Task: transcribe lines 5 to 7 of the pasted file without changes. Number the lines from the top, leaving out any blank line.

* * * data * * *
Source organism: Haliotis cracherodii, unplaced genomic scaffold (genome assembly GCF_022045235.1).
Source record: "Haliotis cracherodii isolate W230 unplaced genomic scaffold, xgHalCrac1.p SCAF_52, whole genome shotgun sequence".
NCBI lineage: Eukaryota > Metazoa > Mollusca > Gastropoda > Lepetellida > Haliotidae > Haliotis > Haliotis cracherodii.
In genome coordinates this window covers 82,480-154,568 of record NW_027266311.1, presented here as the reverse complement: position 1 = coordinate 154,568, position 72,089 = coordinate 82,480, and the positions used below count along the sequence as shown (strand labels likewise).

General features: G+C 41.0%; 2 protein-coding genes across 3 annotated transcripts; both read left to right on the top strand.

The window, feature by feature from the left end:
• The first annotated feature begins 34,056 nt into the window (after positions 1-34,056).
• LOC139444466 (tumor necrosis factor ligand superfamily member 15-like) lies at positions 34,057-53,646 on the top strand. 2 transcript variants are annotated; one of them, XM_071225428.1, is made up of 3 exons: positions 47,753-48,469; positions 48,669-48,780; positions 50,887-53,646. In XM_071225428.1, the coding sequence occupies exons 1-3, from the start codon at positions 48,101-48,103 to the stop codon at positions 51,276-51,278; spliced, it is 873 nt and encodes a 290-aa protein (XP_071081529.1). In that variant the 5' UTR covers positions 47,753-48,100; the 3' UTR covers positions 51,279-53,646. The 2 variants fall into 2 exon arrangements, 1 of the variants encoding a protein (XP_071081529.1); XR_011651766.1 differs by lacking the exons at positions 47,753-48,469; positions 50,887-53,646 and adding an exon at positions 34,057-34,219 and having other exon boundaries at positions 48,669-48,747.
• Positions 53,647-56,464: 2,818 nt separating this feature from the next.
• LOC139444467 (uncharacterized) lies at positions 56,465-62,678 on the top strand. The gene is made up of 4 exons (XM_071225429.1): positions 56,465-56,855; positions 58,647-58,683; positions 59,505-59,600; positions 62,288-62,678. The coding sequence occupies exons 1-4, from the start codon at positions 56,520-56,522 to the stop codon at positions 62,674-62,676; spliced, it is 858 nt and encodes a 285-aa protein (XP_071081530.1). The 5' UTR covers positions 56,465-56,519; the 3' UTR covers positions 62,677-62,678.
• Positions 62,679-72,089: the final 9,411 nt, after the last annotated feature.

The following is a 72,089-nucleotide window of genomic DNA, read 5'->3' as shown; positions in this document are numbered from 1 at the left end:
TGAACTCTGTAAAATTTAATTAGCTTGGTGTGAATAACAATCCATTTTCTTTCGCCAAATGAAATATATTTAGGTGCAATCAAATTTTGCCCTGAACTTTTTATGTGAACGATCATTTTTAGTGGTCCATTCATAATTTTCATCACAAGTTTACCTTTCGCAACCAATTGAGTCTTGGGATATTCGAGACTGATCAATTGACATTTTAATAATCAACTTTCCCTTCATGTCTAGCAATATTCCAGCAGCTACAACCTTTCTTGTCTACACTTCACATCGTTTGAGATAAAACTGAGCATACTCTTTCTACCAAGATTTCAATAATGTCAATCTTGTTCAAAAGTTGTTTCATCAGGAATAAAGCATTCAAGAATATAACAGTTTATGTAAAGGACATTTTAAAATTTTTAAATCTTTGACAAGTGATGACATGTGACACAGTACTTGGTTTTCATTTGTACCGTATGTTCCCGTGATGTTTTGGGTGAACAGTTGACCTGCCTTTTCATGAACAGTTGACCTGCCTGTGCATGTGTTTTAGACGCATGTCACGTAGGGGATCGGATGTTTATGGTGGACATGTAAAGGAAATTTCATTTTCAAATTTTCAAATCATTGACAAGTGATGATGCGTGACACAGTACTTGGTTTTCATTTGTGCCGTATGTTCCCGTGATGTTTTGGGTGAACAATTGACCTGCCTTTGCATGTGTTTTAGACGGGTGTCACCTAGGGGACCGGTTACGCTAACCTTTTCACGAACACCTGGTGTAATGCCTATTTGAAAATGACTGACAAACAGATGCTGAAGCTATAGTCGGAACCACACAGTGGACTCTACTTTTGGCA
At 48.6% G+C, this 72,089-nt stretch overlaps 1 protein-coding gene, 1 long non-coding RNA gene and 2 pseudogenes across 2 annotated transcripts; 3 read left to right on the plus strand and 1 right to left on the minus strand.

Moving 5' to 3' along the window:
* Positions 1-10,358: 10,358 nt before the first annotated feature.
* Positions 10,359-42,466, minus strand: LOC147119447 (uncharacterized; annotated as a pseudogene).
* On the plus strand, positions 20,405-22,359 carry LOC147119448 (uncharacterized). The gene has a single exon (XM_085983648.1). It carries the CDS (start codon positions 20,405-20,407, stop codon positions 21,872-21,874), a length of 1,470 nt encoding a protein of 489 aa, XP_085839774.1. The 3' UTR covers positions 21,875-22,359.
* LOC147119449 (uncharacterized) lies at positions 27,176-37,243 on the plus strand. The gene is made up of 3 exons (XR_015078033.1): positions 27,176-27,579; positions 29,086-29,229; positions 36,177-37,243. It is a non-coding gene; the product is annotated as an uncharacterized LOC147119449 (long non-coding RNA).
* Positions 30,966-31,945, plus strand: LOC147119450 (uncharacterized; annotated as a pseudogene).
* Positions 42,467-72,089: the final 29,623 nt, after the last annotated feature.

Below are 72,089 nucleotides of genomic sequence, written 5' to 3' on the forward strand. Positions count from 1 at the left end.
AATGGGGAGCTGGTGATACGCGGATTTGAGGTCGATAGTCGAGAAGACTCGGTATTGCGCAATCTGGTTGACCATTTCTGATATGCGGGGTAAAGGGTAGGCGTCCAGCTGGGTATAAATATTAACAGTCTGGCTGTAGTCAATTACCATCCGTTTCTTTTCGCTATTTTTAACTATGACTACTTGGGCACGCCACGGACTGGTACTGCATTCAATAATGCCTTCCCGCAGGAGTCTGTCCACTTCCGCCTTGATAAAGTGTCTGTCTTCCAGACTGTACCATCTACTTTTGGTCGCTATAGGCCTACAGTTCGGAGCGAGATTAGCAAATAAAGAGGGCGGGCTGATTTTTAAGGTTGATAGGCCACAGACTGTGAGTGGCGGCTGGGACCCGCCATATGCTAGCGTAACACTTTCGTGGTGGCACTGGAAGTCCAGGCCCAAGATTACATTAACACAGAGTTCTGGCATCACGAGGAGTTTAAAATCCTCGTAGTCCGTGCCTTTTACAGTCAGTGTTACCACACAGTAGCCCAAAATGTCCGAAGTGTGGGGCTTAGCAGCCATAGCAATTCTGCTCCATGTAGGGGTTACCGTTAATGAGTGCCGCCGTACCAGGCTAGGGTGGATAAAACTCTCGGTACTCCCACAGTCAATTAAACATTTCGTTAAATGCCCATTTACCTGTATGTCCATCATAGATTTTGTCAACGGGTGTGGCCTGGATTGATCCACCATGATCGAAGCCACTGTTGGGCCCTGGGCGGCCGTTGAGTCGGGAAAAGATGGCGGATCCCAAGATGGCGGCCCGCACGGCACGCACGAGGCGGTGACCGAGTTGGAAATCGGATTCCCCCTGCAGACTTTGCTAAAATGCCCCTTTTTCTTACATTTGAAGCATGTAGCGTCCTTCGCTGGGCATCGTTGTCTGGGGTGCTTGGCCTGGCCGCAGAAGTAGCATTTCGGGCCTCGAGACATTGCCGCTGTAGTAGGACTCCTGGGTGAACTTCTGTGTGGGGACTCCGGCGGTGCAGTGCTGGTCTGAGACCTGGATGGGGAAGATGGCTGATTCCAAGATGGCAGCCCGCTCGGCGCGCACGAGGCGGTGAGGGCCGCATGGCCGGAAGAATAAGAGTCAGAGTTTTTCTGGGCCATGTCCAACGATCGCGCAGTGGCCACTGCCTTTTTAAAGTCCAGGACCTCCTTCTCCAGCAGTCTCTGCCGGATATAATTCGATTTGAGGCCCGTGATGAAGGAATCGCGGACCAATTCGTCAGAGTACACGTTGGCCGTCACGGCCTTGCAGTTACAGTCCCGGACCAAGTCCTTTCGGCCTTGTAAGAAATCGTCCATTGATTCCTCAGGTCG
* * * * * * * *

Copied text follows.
General features: G+C 41.0%; 2 protein-coding genes across 3 annotated transcripts; both read left to right on the top strand.

The window, feature by feature from the left end:
• The first annotated feature begins 34,056 nt into the window (after positions 1-34,056).